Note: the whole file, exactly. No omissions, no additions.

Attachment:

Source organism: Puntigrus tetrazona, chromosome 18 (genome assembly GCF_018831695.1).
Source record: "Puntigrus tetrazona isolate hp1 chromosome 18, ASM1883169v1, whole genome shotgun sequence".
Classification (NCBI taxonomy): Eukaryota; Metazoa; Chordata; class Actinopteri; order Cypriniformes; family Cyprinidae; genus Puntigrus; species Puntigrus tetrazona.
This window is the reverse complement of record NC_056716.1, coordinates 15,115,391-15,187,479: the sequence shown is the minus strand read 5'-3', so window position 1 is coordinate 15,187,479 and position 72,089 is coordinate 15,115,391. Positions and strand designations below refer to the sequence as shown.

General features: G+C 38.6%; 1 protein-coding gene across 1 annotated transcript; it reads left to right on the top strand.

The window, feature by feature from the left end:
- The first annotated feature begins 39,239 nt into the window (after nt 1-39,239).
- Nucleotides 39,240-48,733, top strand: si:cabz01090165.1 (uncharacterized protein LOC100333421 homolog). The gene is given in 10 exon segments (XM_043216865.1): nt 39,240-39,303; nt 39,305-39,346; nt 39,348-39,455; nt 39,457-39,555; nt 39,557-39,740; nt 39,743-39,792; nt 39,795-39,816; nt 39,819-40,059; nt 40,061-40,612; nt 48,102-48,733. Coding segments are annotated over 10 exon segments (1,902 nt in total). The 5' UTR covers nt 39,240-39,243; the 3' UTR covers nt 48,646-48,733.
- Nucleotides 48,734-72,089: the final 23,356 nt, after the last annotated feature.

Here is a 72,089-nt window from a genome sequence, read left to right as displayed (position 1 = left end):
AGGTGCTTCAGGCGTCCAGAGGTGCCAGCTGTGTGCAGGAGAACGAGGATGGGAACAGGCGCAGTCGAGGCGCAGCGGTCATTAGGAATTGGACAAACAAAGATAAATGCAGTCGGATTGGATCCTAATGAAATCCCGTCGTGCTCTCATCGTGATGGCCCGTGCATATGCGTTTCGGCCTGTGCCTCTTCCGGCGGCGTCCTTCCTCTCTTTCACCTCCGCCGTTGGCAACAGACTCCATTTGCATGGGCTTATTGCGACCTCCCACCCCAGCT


Source organism: Puntigrus tetrazona, chromosome 18 (genome assembly GCF_018831695.1).
Source record: "Puntigrus tetrazona isolate hp1 chromosome 18, ASM1883169v1, whole genome shotgun sequence".
Classification (NCBI taxonomy): Eukaryota; Metazoa; Chordata; class Actinopteri; order Cypriniformes; family Cyprinidae; genus Puntigrus; species Puntigrus tetrazona.
This window is the reverse complement of record NC_056716.1, coordinates 15,115,391-15,187,479: the sequence shown is the minus strand read 5'-3', so window position 1 is coordinate 15,187,479 and position 72,089 is coordinate 15,115,391. Positions and strand designations below refer to the sequence as shown.

General features: G+C 38.6%; 1 protein-coding gene across 1 annotated transcript; it reads left to right on the top strand.

The window, feature by feature from the left end:
- The first annotated feature begins 39,239 nt into the window (after nt 1-39,239).
- Nucleotides 39,240-48,733, top strand: si:cabz01090165.1 (uncharacterized protein LOC100333421 homolog). The gene is given in 10 exon segments (XM_043216865.1): nt 39,240-39,303; nt 39,305-39,346; nt 39,348-39,455; nt 39,457-39,555; nt 39,557-39,740; nt 39,743-39,792; nt 39,795-39,816; nt 39,819-40,059; nt 40,061-40,612; nt 48,102-48,733. Coding segments are annotated over 10 exon segments (1,902 nt in total). The 5' UTR covers nt 39,240-39,243; the 3' UTR covers nt 48,646-48,733.
- Nucleotides 48,734-72,089: the final 23,356 nt, after the last annotated feature.

Here is a 72,089-nt window from a genome sequence, read left to right as displayed (position 1 = left end):
AGGTGCTTCAGGCGTCCAGAGGTGCCAGCTGTGTGCAGGAGAACGAGGATGGGAACAGGCGCAGTCGAGGCGCAGCGGTCATTAGGAATTGGACAAACAAAGATAAATGCAGTCGGATTGGATCCTAATGAAATCCCGTCGTGCTCTCATCGTGATGGCCCGTGCATATGCGTTTCGGCCTGTGCCTCTTCCGGCGGCGTCCTTCCTCTCTTTCACCTCCGCCGTTGGCAACAGACTCCATTTGCATGGGCTTATTGCGACCTCCCACCCCAGCT